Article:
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him as to the policies which were to be begun, and on which the living vital government was to be founded. Congress, troubled about many things, and struggling with questions of revenue and taxation, managed in the course of the summer to establish and provide for three executive departments and for an attorney-general. To the selection of the men to fill these high offices, Washington gave, of course, the most careful thought, and succeeded in forming a cabinet which, in its aggregate ability, never has been equalled in this country. Edmund Randolph was appointed AttorneyGeneral. Losing his father at an early age, and entering the army, he had been watched over and protected by Washington with an almost paternal care, and at the time of his appointment he was one of the most eonspicuous men in public life, as well as a leading lawyer at the bar of Virginia. He came from one of the oldest and strongest of the Virginian families, and had been governor of his State, and a leader in the constitutional convention, where he had introduced what was known as the Virginian plan. He had refused to sign the Constitution, but had come round finally to its support, largely through Washington's influence. There was then, and there can be now, no question as to Randolph's really fine talents, or as to his fitness for his post. His defect was a lack of force of character and strength of will, which was manifested by a certain timidity of action, and by an infirmity of purpose, such as had appeared in his course about the Constitution. He performed the duties of his office admirably, but in the decision of the momentous questions which came before the cabinet he showed an uncertainty of opinion which was felt by all his colleagues." Henry Knox was head of the war department under the confederacy, and was continued in office by Washington, who appointed him Secretary of War under the new arrangement. It was a natural and excellent selection. Knox was a distinguished soldier, he had served well through the Revolution, and Washington was warmly attached to him. He was not a statesman by training or habit of mind, nor was he possessed of commanding talents. But he was an able man, sound in his views and diligent in his office, devoted to his chief and unswerving in his loyalty to the administration and all its measures. There was never any doubt as to the attitude of Henry Knox, and Washington found him as faithful and efficient in the cabinet as he had always been in the field. Second in rank, but first in importance, was the * This passage was written before the recent appearance of Mr. Conway's Life of Randolph. That ample biography, in my opinion, confirms the view of Randolph here given. If, in the light of this new material, I have erred at all, it is, I think, on the charitable side. Mr. Conway, in order to vindicate Randolph, has sacrificed so far as he could nearly every conspicuous public man of that period. From Washington, whom he charges with senility, down, there is hardly a man who ever crossed Randolph's path secretaryship of the Treasury. “Financel Ah, my friend, all that remains of the American Revolution grounds there.” So Gouverneur Morris had written to Jay. So might he have written again of the American Union, for the fate of the experiment rested at the outset on the Treasury Department. Yet there was probably less hesitation as to the proper man for this place than for any other. Washington no doubt would have been glad to give it to Robert Morris, whose great services in the Revolution he could never forget. But this could not be, and acting on his own judgment, fortified by that of Morris, he made Alexander Hamilton Secretary of the Treasury. It is one of the familiar marks of greatness to know how to choose the right men to perform the tasks which no man, either in war or peace, can complete single-handed. Napoleon's marshals were conspicuous proofs of his genius, and Washington had a similar power of selection. The generals whom he trusted were the best generals, the statesmen whom he consulted stand highest in history. He was fallible, as other mortals are fallible. He, too, had his Varus, and the time was coming when he could echo the bitter cry of the great emperor for his lost legions. But the mistakes were the exceptions. He chose with the sureness of a strong and penetrating mind, and the most signal example of this capacity was his Secretary of the Treasury. He knew Hamilton well. He had known him as his staff officer, active, accomplished, and efficient. He had seen him leave his side in a tempest of boyish rage, and he had watched him charging with splendid gallantry the Yorktown redoubts. He was familiar with Hamilton's wonderful mastery of financial and political problems, and he had found him a powerful leader in the work of forming the Constitution. He understood Hamilton's strength, and he knew where his dangers lay. Now he called him to his cabinet, and gave into his hands the department on which the immediate success of the government hinged. It was a brilliant choice. The mark in his lifetime for all the assaults of his political opponents, the leader and the victim of the schism which rent his own party, Hamilton, after his death, was made the target for attack and reprobation by his political foes who for nearly sixty years, with few intermissions, controlled the government. His work, however, could not be undone, and as passions have subsided his fame has proved to be of that highest and rarest kind, which broadens and rises with the lapse of years, until in the light of history it overtops that of any of our statesmen, except his own great chief and Abraham Lincoln. The work to which he was called was that of organizing a national government, and in the performance of this work he showed that he belonged to the highest type of constructive statesmen, and was one of the rare men who build, and whose building stands the test of time. Last to be mentioned, but first in rank, was the Department of State. For this high place Washington chose Thomas Jefferson, who was then our minister in Paris, and who did not return to take up his official duties until the following March. Of the four cabinet offices, this was the only one where Washington proceeded entirely on public grounds. He took Jefferson on account of his wide reputation, his unquestioned ability, his standing before the country, and his experience in our foreign relations. With the other three there was a strong element of personal friendship and familiarity. With the Secretary of State his intercourse had been, so far as we can judge, almost wholly of a public character, and so far as can be inferred from an expression of some years before, the selection was made by Washington in deference simply to what he believed to be the public interest. The only allusion to Jefferson in all the printed volumes of correspondence prior to 1789 occurs in a letter to Robert Livingston, of January 8, 1783. He there said: “What office is Mr. Jefferson appointed to that he has, you say, lately accepted? If it is that of commissioner of peace, I hope he will arrive too late to have any hand in it.” There is no indication that their personal relations were then or afterwards other than pleasant. Yet this brief sentence is a strong expression of distrust, and especially so from the fact that Washington was not at all given to criticising other people in his letters. What he distrusted was not Jefferson's ability, for that no man could doubt, still less his patriotism.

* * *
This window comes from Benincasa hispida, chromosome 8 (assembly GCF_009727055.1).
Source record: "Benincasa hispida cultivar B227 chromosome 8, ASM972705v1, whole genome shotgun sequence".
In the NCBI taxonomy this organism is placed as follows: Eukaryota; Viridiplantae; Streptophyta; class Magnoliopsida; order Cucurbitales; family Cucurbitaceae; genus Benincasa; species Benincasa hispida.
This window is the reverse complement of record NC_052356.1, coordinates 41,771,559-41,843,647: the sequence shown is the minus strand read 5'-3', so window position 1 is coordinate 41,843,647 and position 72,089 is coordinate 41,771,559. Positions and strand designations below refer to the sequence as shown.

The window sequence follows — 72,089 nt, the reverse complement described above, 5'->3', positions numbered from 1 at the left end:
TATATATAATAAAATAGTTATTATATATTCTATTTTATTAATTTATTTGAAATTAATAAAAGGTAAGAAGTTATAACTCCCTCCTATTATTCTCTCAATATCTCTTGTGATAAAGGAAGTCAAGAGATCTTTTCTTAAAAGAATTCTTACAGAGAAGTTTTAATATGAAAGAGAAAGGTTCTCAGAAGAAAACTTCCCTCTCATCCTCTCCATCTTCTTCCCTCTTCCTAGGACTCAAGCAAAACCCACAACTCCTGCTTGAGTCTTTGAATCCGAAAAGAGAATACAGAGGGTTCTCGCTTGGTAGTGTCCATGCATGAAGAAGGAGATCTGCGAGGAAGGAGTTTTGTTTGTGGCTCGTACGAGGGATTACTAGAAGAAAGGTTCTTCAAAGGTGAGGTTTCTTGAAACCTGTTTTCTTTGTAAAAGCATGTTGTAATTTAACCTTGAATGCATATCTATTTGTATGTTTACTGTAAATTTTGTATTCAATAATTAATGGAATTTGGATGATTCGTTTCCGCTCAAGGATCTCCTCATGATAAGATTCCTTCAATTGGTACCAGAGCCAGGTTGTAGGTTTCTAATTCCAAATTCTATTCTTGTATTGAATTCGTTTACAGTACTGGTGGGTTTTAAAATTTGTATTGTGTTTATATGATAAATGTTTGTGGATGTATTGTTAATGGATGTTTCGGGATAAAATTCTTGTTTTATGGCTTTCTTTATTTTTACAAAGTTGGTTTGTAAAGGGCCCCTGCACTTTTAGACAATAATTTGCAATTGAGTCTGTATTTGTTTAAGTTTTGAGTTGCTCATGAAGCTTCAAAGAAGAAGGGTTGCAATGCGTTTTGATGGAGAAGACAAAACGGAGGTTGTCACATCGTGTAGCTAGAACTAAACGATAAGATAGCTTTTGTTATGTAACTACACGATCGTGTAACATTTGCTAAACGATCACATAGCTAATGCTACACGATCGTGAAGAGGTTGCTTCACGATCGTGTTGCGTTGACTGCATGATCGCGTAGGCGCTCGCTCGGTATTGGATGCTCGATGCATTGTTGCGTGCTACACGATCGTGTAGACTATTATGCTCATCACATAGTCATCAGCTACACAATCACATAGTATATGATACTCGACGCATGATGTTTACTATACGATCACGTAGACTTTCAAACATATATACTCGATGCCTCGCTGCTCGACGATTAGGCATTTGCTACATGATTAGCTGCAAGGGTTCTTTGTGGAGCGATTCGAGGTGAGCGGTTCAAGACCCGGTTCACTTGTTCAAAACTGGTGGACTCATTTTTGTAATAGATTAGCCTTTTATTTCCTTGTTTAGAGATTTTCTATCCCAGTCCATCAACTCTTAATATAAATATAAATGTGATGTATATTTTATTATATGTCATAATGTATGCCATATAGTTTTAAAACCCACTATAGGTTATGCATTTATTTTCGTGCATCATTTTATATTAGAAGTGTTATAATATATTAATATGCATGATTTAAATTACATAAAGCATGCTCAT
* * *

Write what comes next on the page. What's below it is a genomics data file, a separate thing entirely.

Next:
whom he has not assailed. Yet he presents no reason, so far as I can see, to alter the present opinion of Randolph.